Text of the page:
After a hearing on the parties' motions, the district court held that since some of the individual members of plaintiffs organizations had alleged injury-in-fact with respect to some of the facilities where they live, work or carried on recreational activities, the plaintiffs organizations had standing to "pursue the legal rights of the general public and request a remedy for all of the national sites for which the Administrator is responsible." Conservation Law Foundation, Inc. v. Reilly, 743 F. Supp. 933, 940 (D. Mass. 1990). In a subsequent opinion, the district court ordered the Administrator to comply with the mandate of section 120(d) by specific date. Conservation Law Foundation, Inc. v. Reilly, 755 F. Supp. 475, 481 (D. Mass. 1991).
The standing doctrine reflects prudential and constitutional limitations upon the exercise of federal jurisdiction. Allen v. Wright, 468 U.S. 737, 751, 82 L. Ed. 2d 556, 104 S. Ct. 3315 (1984). The constitutional limitations derive directly from Article III and require a plaintiff to "allege that as a result of the defendant's actions he has suffered 'a distinct and palpable injury.'" Havens Realty Corp. v. Coleman, 455 U.S. 363, 71 L. Ed. 2d 214, 102 S. Ct. 1114 (1982) (quoting Warth v. Seldin, 422 U.S. 490, 501, 45 L. Ed. 2d 343, 95 S. Ct. 2197 (1975)). This concept of "distinct and palpable" injury, or "injury-in-fact," is grounded on Article III's restriction of federal court jurisdiction to cases or controversies, which manifests the "concern about the proper -- and properly limited -- role of the courts in a democratic society." Allen, supra, at 750 (quoting Warth, supra, at 498); Munoz-Mendoza v. Pierce, 711 F.2d 421, 424 (1st Cir. 1983) ("The constitutional standing rules seek to ensure that a concrete Article III 'case or controversy' exists by focusing on plaintiff's 'harm'.").
The prudential standing limitations prevent a court from adjudicating "questions of broad social import where no individual rights would be vindicated and . . . limit access to the federal courts to those litigants best suited to assert a particular claim." Phillips Petroleum Co. v. Shutts, 472 U.S. 797, 804, 86 L. Ed. 2d 628, 105 S. Ct. 2965 (1985) (quoting Gladstone, Realtors v. Village of Bellwood, 441 U.S. 91, 99-100, 60 L. Ed. 2d 66, 99 S. Ct. 1601 (1979)).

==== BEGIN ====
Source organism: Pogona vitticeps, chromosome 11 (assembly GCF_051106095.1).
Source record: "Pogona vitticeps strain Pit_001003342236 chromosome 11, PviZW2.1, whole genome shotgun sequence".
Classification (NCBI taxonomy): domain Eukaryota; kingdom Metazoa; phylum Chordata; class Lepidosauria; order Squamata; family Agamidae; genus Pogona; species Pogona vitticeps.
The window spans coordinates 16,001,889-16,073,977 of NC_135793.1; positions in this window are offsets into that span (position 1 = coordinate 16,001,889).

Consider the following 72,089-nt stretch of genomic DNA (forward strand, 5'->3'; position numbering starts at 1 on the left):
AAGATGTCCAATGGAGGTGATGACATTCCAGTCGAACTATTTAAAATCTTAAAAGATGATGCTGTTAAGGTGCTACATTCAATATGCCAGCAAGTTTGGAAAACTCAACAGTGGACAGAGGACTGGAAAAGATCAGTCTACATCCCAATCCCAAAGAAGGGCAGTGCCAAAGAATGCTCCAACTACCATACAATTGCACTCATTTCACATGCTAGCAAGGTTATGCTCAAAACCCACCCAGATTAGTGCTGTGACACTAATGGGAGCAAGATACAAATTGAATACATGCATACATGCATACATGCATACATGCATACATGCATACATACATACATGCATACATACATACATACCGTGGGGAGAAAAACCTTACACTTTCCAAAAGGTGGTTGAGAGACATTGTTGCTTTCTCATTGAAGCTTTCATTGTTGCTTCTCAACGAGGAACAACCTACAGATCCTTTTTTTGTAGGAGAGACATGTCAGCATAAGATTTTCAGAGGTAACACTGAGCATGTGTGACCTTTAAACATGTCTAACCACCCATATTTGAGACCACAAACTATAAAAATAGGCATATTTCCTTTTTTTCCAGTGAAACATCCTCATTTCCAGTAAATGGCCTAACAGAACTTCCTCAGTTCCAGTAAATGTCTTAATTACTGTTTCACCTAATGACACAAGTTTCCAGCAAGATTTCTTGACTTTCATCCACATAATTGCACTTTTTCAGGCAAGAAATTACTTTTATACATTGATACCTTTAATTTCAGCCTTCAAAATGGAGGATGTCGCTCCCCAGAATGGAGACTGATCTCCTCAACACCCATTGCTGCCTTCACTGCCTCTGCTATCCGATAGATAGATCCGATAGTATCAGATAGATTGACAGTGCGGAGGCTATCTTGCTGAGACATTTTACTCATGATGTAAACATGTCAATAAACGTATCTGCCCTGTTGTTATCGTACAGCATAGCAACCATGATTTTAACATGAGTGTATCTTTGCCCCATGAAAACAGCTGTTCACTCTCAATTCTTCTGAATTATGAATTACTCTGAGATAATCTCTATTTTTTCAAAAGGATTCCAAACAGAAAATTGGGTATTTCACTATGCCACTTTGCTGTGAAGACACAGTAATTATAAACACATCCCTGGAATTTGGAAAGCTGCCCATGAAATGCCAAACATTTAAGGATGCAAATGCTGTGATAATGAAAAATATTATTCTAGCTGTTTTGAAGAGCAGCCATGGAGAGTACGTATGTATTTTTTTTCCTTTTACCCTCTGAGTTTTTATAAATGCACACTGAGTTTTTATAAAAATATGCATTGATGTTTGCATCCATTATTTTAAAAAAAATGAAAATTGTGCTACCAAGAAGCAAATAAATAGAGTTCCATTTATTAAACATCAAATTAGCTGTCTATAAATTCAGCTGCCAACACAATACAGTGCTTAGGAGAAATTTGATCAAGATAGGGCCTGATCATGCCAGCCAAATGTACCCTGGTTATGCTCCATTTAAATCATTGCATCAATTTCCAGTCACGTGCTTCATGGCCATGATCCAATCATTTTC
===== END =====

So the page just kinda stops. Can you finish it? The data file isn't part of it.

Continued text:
The citizen-suit provision of CERCLA, Section 310, provides in pertinent part:
Any person may commence a civil action on his own behalf-
(2) against the President or any other officer of the United States (including the Administrator of the Environmental Protection Agency . . . where there is alleged a failure of the President or of such other officer to perform any act or duty under this chapter, including an [nondiscretionary] act or duty under section 9620 of this title. . . .
42 U.S.C. § 9659(a).
The district court held that CERCLA's citizen-suit provision "remove the prudential limits on standing, including the general rule that a party may not pursue a third party's rights." 743 F. Supp. at 940. Admittedly, Congress may grant a right to sue to persons that might otherwise be barred by prudential limitations. Warth, 422 U.S. at 501. But Congress may not expand by statute the standing limitations imposed upon it by Article III. Gladstone, Realtors, supra, at 100 (Congress may define standing as broadly as permitted by Article III); Trafficante v. Metropolitan Life Ins. Co., 409 U.S. 205, 209, 34 L. Ed. 2d 415, 93 S. Ct. 364 (1972) (same).
Organizations such as plaintiffs have standing to bring suit on behalf of their members if:
(a) [the] members would otherwise have standing to sue in their own right; (b) the interest [they] seeks to protect are germane to the organizations' purpose; (3) neither the claim asserted nor the relief requested requires the participation of individual members in the lawsuit.
Hunt v. Washington State Apple Advertising Com., 432 U.S. 333, 343, 53 L. Ed. 2d 383, 97 S. Ct. 2434 (1977); see also International Union, United Auto., etc. v. Brock, 477 U.S. 274, 286, 91 L. Ed. 2d 228, 106 S. Ct. 2523 (1986). In this case, plaintiffs have offered the affidavit of ten of their members who reside, work or carry out recreational activities near ten of the federal facilities slated for review and possible inclusion in the National Priorities List. These individual members have standing to seek injunctive relief against the Administrator with respect to the individual federal facilities that threaten to or actually harm them. But their allegations of injury-in-fact are insufficient to warrant the type of nationwide relief they seek in the complaint.